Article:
Read also: This is Netanyahu’s final status solution

At this point any reasonable person should realize what nonsense Bibi has been selling. In recent years Netanyahu has benefited from mere coincidence: Palestinians were tired from the intifada; Abbas decided to try the diplomatic track; the Arab world imploded; and Israel’s high-tech economy was booming. It seems as if Netanyahu has been delivering, but none of those things had anything to do with him. It was all an illusion, an ongoing deception. Since this June we have woken up to the true meaning of Netanyahu’s vision, in which Israel rules over 6 million Palestinians — Israeli citizens, East Jerusalem residents, the subjects of military rule in the West Bank and those besieged in Gaza — and the only thing he’s offering them is more of the same: the cruel hand of the military law, discrimination, violence, land expropriation, home demolitions, mass arrests and bombs from the sky.

For half a decade Netanyahu and Jerusalem Mayor Nir Barkat have been selling us lies about Israel’s unified and prosperous capital, all while 40 percent of its residents live in impoverished neighborhoods and are not represented politically, aren’t given building permits or even full municipal services. Some of those neighborhoods have been shoved eastward into a strange no-man’s land on the other side of the wall, an area into which neither the police nor the municipality dare to venture. At the same time, with the encouragement of the city and under the protection and cover of the police, settlers are being put into the hearts of the Jerusalem’s Arab neighborhoods, and right-wing members of Knesset are marking new targets for their projects — the Temple Mount, Silwan and Mount of Olives. After all that, is anybody really surprised that Palestinians have no trust in the police? That they view the municipality as their enemy?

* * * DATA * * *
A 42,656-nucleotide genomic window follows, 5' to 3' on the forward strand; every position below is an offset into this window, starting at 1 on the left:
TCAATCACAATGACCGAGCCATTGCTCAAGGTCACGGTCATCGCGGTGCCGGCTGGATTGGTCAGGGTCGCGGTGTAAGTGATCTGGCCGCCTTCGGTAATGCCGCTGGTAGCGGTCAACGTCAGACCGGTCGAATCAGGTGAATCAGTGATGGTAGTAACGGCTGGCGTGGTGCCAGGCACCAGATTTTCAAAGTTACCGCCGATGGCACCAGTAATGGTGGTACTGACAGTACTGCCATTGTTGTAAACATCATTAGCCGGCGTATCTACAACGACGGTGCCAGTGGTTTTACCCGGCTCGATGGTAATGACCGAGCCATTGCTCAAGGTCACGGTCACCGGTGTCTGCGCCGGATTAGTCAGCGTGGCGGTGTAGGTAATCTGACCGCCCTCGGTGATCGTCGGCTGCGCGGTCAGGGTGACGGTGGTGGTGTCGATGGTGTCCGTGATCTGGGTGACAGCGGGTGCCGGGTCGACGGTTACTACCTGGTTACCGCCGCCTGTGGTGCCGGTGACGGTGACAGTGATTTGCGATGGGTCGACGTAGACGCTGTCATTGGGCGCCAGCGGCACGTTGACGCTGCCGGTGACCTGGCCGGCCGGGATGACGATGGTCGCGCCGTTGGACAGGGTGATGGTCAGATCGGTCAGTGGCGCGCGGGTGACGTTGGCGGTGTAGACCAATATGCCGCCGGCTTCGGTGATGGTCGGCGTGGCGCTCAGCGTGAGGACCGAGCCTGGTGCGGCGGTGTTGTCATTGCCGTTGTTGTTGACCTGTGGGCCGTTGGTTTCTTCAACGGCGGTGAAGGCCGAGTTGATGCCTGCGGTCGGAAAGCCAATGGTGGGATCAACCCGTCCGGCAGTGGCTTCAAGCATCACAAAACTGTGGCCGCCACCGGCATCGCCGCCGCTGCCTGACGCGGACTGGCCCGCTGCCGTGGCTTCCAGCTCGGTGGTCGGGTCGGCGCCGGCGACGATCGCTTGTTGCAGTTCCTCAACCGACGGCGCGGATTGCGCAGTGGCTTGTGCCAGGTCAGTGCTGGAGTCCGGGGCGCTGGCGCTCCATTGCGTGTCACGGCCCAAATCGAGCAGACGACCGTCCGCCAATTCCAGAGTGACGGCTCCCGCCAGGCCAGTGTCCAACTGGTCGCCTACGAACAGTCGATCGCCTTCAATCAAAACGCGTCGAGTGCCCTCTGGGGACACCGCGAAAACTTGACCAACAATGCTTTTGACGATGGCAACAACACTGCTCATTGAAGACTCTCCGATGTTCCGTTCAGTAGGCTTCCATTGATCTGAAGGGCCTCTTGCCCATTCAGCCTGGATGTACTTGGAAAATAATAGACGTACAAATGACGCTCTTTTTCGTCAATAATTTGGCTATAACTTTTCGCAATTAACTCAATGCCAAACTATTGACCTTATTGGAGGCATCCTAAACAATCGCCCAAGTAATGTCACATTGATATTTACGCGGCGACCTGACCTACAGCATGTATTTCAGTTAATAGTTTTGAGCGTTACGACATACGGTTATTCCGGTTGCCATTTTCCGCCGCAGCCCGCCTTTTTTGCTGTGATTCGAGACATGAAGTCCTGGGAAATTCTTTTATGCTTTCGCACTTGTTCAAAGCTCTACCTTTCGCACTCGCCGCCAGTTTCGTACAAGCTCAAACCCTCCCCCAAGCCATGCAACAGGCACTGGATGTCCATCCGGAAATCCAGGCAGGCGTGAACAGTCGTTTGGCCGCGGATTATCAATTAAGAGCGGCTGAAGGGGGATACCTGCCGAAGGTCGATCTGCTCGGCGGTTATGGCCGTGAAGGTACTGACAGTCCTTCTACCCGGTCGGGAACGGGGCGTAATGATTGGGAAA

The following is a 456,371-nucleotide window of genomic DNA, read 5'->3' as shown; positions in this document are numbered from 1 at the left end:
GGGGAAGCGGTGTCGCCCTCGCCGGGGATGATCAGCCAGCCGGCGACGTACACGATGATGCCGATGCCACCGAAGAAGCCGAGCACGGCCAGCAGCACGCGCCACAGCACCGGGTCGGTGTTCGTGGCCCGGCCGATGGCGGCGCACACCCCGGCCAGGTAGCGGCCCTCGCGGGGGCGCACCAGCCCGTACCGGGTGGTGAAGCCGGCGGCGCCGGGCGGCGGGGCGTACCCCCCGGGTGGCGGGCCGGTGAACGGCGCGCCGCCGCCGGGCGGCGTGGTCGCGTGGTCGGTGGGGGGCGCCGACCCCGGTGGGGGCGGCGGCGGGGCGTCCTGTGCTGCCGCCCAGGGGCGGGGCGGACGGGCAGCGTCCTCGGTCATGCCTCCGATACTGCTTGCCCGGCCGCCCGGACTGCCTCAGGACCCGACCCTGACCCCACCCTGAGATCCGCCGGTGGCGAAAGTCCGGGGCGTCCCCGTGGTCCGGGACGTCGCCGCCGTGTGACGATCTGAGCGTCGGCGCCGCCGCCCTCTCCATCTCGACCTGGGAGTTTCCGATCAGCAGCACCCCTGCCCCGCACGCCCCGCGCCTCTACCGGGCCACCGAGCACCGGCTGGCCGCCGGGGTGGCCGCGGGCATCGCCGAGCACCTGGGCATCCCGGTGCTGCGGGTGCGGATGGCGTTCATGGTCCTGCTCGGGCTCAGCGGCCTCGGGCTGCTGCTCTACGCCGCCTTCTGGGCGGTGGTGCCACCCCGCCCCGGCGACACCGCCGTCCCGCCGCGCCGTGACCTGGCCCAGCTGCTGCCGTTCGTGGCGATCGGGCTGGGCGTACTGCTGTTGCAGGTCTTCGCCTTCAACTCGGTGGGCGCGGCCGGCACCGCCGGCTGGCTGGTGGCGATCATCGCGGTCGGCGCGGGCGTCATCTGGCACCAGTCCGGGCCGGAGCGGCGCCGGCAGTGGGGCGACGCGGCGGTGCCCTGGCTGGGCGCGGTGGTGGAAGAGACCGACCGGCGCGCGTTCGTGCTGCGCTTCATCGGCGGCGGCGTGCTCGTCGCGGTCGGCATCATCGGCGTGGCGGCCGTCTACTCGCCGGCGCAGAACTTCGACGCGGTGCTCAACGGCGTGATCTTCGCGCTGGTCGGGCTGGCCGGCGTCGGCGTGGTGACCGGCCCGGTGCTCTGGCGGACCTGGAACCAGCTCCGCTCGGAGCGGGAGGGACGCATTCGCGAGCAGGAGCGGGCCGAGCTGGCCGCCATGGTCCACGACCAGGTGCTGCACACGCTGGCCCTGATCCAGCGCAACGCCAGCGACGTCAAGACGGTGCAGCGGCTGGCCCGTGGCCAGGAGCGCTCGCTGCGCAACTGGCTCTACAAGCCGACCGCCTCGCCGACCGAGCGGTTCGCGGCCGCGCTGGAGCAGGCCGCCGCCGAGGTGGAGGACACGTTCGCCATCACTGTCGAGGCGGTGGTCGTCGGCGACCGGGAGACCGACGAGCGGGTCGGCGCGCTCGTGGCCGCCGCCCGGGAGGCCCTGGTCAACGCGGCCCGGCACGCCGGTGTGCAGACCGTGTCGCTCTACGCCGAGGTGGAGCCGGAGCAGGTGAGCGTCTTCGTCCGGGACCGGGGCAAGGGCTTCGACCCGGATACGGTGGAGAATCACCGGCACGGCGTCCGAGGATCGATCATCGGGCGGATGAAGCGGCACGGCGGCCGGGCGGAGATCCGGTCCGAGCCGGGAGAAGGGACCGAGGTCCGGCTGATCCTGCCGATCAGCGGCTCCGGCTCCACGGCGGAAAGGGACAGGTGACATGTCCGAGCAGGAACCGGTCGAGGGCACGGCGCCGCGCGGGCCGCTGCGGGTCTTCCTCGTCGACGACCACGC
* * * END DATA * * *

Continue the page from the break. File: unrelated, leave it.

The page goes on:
An Israeli police officer stands outside the Jerusalem synagogue where two Palestinians killed four worshippers and seriously wounded seven others, November 18, 2014. (Photo by Oren Ziv/Activestills.org)

An Israeli police officer stands outside the Jerusalem synagogue where two Palestinians killed four worshippers and seriously wounded seven others, November 18, 2014. (Photo by Oren Ziv/Activestills.org)